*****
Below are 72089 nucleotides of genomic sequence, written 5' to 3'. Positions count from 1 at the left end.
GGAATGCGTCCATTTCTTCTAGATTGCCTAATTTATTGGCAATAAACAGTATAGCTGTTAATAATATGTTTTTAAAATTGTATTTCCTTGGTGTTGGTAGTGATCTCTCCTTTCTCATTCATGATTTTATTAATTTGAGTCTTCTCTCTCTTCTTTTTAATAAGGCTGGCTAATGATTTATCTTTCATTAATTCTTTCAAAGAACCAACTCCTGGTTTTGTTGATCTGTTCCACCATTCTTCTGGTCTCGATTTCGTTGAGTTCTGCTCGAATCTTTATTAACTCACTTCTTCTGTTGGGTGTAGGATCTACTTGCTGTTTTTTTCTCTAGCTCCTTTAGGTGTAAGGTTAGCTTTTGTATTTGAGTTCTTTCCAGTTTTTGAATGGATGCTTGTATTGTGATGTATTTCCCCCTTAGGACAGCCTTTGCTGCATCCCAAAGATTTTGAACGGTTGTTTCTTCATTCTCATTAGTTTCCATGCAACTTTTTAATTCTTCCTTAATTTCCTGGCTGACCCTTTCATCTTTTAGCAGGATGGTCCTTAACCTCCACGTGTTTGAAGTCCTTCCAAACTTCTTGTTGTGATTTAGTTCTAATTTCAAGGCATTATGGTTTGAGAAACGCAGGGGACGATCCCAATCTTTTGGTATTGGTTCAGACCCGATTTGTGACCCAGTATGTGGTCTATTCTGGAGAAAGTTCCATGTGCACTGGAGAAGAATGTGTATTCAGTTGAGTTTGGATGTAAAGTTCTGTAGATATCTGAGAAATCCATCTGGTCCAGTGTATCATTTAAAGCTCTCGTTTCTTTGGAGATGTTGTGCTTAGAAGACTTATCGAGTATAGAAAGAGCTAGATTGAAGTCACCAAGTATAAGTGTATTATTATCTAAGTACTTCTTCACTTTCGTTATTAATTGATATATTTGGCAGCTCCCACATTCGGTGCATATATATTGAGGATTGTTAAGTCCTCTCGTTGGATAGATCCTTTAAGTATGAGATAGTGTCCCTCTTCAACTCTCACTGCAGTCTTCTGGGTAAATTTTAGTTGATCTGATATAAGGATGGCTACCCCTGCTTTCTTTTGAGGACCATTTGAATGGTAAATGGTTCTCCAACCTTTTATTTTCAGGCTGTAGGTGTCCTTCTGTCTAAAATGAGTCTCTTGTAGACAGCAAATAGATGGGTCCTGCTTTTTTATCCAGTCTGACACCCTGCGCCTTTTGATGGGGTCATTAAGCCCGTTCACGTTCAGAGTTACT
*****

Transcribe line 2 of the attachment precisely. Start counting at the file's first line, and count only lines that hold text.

GGAATGCGTCCATTTCTTCTAGATTGCCTAATTTATTGGCAATAAACAGTATAGCTGTTAATAATATGTTTTTAAAATTGTATTTCCTTGGTGTTGGTAGTGATCTCTCCTTTCTCATTCATGATTTTATTAATTTGAGTCTTCTCTCTCTTCTTTTTAATAAGGCTGGCTAATGATTTATCTTTCATTAATTCTTTCAAAGAACCAACTCCTGGTTTTGTTGATCTGTTCCACCATTCTTCTGGTCTCGATTTCGTTGAGTTCTGCTCGAATCTTTATTAACTCACTTCTTCTGTTGGGTGTAGGATCTACTTGCTGTTTTTTTCTCTAGCTCCTTTAGGTGTAAGGTTAGCTTTTGTATTTGAGTTCTTTCCAGTTTTTGAATGGATGCTTGTATTGTGATGTATTTCCCCCTTAGGACAGCCTTTGCTGCATCCCAAAGATTTTGAACGGTTGTTTCTTCATTCTCATTAGTTTCCATGCAACTTTTTAATTCTTCCTTAATTTCCTGGCTGACCCTTTCATCTTTTAGCAGGATGGTCCTTAACCTCCACGTGTTTGAAGTCCTTCCAAACTTCTTGTTGTGATTTAGTTCTAATTTCAAGGCATTATGGTTTGAGAAACGCAGGGGACGATCCCAATCTTTTGGTATTGGTTCAGACCCGATTTGTGACCCAGTATGTGGTCTATTCTGGAGAAAGTTCCATGTGCACTGGAGAAGAATGTGTATTCAGTTGAGTTTGGATGTAAAGTTCTGTAGATATCTGAGAAATCCATCTGGTCCAGTGTATCATTTAAAGCTCTCGTTTCTTTGGAGATGTTGTGCTTAGAAGACTTATCGAGTATAGAAAGAGCTAGATTGAAGTCACCAAGTATAAGTGTATTATTATCTAAGTACTTCTTCACTTTCGTTATTAATTGATATATTTGGCAGCTCCCACATTCGGTGCATATATATTGAGGATTGTTAAGTCCTCTCGTTGGATAGATCCTTTAAGTATGAGATAGTGTCCCTCTTCAACTCTCACTGCAGTCTTCTGGGTAAATTTTAGTTGATCTGATATAAGGATGGCTACCCCTGCTTTCTTTTGAGGACCATTTGAATGGTAAATGGTTCTCCAACCTTTTATTTTCAGGCTGTAGGTGTCCTTCTGTCTAAAATGAGTCTCTTGTAGACAGCAAATAGATGGGTCCTGCTTTTTTATCCAGTCTGACACCCTGCGCCTTTTGATGGGGTCATTAAGCCCGTTCACGTTCAGAGTTACT